* Asia shares try to rally higher after run of losses
* Corporate earnings growth forecasts hold near lows
* Oil, commodities dogged by poor demand, ample supply
* Aus cbank holds fire but leaves room for more easing
By Saikat Chatterjee
HONG KONG, Nov 3 (Reuters) - Asian stocks rose on Tuesday helped by buoyant U.S. markets and recent data that indicated the global economy may have turned a corner, though wary central banks signalled a recovery may be anything but durable.
European stocks are set to open higher with spreadbetters expecting Britain’s FTSE 100 to open up 0.4 percent, Germany’s DAX was seen 0.2 percent higher, and France’s CAC 40 up 0.3 percent.
MSCI’s broadest index of Asia-Pacific shares outside Japan broke a five-day losing streak, rising 1.4 percent. While it has gained more than 11 percent since the end of September, it is still down more than 10 percent this year.
Recent gains in Asian stocks have been established on growing hopes that U.S. interest rates aren’t likely to rise as quickly as previously thought, and on a growing sense of relief over China’s growth numbers as evident from recent official data.
But there as signs of a potential headwind for Asia in the coming months as those factors show the two powerful global engines for world growth, namely the U.S. and China, are sputtering, likely hurting the export-led economies in the region.
Global manufacturing growth accelerated to a seven-month high in October but remained muted despite factories cutting their prices at the steepest rate since May 2013, a business survey showed on Monday.
Frederic Neumann, co-head of Asian economics at HSBC, suspects much of the improvement may be temporary, reflecting the lift from new electronics products, as manufacturers are still cutting jobs or slowing hiring, especially in China, India and South Korea.
That was evident in plenty on Tuesday with a cautious Reserve Bank of Australia holding rates but keeping the option open for further policy easing while price action largely kept within well-trod ranges, especially with Japan out on a holiday.
“They’ve obviously left the door open to cut rates but something needs to happen to get that rate cut over the line,” said Michael Blythe, chief economist at CBA, referring to the Reserve Bank of Australia’s latest rate vote.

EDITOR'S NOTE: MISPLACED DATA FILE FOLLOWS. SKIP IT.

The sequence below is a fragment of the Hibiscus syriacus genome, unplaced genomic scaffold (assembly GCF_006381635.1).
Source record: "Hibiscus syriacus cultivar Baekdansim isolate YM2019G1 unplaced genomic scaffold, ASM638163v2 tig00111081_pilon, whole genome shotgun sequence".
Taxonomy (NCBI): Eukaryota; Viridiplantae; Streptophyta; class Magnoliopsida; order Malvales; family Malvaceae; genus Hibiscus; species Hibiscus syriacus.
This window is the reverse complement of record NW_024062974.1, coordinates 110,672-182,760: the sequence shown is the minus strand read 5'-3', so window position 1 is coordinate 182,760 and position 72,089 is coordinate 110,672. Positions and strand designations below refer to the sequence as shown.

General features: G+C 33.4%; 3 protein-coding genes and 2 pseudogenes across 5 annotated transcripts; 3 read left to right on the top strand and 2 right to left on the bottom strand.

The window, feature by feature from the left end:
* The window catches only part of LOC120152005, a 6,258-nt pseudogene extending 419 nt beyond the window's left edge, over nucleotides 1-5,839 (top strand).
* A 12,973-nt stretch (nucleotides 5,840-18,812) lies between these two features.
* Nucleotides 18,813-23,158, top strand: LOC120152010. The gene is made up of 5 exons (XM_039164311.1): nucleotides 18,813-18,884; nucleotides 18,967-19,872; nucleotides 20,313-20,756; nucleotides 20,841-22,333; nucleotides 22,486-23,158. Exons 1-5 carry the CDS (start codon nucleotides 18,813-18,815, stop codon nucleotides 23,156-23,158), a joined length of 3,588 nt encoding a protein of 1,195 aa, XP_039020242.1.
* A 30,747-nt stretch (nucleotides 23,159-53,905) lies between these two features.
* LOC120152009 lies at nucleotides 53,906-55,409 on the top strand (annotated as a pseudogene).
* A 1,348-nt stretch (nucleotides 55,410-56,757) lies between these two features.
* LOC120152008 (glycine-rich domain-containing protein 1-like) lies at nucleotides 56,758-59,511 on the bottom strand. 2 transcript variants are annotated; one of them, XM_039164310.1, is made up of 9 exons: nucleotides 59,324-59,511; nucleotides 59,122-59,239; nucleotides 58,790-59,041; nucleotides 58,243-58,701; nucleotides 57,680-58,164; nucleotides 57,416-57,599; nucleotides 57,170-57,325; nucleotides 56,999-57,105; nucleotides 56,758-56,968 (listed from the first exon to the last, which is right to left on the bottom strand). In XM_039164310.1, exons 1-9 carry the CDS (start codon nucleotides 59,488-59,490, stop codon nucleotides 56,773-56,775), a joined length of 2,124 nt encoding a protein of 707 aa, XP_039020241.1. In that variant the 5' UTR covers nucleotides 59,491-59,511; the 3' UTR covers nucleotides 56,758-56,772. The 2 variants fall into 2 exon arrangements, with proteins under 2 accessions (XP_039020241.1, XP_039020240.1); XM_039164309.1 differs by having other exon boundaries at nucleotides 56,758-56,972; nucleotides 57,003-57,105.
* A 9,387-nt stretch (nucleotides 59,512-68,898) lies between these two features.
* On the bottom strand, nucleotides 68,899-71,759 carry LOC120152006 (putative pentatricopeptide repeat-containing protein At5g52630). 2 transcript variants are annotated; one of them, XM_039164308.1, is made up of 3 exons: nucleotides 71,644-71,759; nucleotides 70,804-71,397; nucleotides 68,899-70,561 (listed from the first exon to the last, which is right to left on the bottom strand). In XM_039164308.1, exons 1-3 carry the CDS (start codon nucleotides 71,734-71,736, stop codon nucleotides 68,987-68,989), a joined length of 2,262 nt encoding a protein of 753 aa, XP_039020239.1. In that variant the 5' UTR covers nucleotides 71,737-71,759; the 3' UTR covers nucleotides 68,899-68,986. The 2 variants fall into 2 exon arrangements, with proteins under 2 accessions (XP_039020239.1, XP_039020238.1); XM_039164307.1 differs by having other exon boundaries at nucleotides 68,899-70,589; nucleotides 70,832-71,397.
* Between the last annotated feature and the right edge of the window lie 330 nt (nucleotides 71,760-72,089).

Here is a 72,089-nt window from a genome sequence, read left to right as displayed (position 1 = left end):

Corporate earnings growth expectations also painted a wary picture with 12-month forecasts for the constituents of the MSCI World, S&P500, Europe and Asian stocks holding near five-year lows.
Within Asia, Jakarta and Hong Kong led the region higher. In China, the CSI300 index of the largest listed companies in Shanghai and Shenzhen was flat.
Wall Street had a good outing with major indexes in the black led by Nasdaq which rose 1.45 percent to its highest close since 2000. Futures pointed to a brisk start.
In contrast, government bonds were pressured by improving economic data in Europe and comments from European Central Bank officials that cast doubt on the need for more stimulus.
Governing Council member Ewald Nowotny said the ECB was right to consider stepping up its bond buying to boost inflation but had to think very carefully before doing so.
That pushed up yields across the euro zone while yields on U.S. 10-year Treasuries reached their highest in five weeks at 2.189 percent.
Activity was much lighter in currencies where investors are awaiting clarity on whether the Federal Reserve will start hiking rates in December.
The dollar index was barely changed at 96.866 after drifting between 96.635 and 96.965. The euro was hemmed in a tight $1.1000-$1.1053 range and last stood at $1.1080.
Against the yen, the greenback was equally restrained at 120.64. The Australian dollar rose to one-week highs as investors began pricing out a December rate cut.
In commodities, oil has been weighed by the prospect of weak Chinese demand and record-high Russian production.
Brent was slightly firmer at $48.86 a barrel, while U.S. crude rose 0.4 percent to $46.29 a barrel. (Reporting by Saikat Chatterjee; Additional reporting by Wayne Cole in SYDNEY; Editing by Christopher Cushing)